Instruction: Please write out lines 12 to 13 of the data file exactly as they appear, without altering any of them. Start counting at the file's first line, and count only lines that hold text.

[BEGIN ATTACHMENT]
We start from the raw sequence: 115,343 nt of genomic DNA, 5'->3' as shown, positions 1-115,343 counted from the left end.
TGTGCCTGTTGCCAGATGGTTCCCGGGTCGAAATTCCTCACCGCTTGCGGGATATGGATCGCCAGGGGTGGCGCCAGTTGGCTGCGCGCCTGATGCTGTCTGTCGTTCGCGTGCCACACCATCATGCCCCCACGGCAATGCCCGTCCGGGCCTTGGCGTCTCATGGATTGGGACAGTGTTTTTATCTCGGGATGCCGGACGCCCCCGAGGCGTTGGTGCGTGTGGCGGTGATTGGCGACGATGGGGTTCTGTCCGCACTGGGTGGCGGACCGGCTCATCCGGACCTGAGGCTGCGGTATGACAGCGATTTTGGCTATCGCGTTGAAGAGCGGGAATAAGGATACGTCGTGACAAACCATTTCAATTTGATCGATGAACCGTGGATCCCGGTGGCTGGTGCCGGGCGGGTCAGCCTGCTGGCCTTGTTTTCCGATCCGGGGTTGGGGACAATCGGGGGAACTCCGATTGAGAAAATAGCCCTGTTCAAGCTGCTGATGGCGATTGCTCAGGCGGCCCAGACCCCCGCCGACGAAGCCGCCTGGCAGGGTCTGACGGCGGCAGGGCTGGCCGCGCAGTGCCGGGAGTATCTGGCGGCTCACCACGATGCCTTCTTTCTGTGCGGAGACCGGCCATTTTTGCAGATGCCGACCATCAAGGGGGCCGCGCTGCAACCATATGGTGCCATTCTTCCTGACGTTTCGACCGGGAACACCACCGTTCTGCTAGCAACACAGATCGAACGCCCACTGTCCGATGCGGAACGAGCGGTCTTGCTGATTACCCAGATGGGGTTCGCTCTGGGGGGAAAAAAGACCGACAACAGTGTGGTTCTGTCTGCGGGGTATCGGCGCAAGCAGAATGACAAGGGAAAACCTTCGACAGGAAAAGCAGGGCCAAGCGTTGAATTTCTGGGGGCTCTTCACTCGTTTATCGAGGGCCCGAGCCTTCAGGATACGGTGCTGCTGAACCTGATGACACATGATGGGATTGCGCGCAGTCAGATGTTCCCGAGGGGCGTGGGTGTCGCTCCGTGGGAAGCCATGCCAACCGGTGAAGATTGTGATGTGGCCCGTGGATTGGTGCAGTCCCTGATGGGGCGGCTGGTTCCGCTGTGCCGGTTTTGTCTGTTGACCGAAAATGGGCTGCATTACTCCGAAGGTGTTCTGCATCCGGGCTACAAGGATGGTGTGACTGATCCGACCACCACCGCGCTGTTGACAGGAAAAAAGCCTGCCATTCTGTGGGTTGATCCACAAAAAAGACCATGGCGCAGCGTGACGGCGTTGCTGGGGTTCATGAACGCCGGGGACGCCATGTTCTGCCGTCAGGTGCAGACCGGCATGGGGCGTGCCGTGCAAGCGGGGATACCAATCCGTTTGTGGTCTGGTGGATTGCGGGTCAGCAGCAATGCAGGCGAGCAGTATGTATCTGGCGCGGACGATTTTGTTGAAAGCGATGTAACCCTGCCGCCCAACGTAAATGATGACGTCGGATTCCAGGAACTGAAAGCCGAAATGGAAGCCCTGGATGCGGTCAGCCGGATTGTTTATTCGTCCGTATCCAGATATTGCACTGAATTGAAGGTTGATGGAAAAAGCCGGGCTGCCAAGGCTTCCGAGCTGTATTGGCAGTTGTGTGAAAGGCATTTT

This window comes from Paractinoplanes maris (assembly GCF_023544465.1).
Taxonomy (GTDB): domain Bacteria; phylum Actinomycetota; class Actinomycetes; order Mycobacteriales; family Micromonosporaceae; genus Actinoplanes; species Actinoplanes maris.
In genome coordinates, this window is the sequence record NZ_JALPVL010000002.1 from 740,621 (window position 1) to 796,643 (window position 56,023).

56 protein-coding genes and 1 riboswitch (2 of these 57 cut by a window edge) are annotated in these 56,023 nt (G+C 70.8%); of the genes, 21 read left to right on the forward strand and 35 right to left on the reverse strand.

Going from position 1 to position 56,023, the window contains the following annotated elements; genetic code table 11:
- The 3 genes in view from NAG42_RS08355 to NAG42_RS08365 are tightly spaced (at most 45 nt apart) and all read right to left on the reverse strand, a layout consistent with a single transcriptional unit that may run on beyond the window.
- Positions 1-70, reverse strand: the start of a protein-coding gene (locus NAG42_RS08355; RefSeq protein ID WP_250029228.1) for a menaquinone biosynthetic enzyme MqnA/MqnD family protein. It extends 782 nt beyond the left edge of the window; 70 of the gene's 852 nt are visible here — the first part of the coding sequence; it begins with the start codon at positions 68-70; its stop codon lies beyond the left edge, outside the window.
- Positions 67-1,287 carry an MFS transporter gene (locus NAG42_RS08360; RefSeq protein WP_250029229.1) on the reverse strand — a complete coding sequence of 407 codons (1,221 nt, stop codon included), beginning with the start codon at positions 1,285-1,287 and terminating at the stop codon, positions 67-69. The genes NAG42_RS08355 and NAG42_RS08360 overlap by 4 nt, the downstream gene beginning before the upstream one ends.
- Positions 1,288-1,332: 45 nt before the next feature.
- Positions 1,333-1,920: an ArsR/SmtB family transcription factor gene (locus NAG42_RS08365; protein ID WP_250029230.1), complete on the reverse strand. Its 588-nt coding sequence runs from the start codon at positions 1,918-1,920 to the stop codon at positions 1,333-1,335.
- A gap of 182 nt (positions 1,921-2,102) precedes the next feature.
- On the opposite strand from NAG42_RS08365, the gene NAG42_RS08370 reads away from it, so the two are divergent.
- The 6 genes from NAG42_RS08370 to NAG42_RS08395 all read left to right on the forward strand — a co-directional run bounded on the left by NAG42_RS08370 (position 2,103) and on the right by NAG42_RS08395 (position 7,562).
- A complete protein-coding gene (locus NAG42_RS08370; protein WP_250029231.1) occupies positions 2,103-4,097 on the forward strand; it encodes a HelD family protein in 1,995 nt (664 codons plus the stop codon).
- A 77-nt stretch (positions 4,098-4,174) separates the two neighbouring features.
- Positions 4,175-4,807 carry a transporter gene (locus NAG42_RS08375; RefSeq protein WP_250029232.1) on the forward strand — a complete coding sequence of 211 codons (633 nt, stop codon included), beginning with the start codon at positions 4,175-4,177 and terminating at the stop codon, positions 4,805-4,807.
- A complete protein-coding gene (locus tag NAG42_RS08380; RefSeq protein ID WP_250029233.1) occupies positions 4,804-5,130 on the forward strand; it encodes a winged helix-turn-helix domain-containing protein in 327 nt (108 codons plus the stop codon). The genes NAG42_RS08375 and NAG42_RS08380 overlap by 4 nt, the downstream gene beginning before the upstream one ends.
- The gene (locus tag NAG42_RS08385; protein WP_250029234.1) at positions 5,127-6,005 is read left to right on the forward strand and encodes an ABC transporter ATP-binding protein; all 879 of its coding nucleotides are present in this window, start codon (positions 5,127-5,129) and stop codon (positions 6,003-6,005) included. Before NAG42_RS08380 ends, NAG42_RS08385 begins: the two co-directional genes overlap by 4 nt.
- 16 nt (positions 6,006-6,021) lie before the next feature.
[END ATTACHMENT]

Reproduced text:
- Positions 1,333-1,920: an ArsR/SmtB family transcription factor gene (locus NAG42_RS08365; protein ID WP_250029230.1), complete on the reverse strand. Its 588-nt coding sequence runs from the start codon at positions 1,918-1,920 to the stop codon at positions 1,333-1,335.
- A gap of 182 nt (positions 1,921-2,102) precedes the next feature.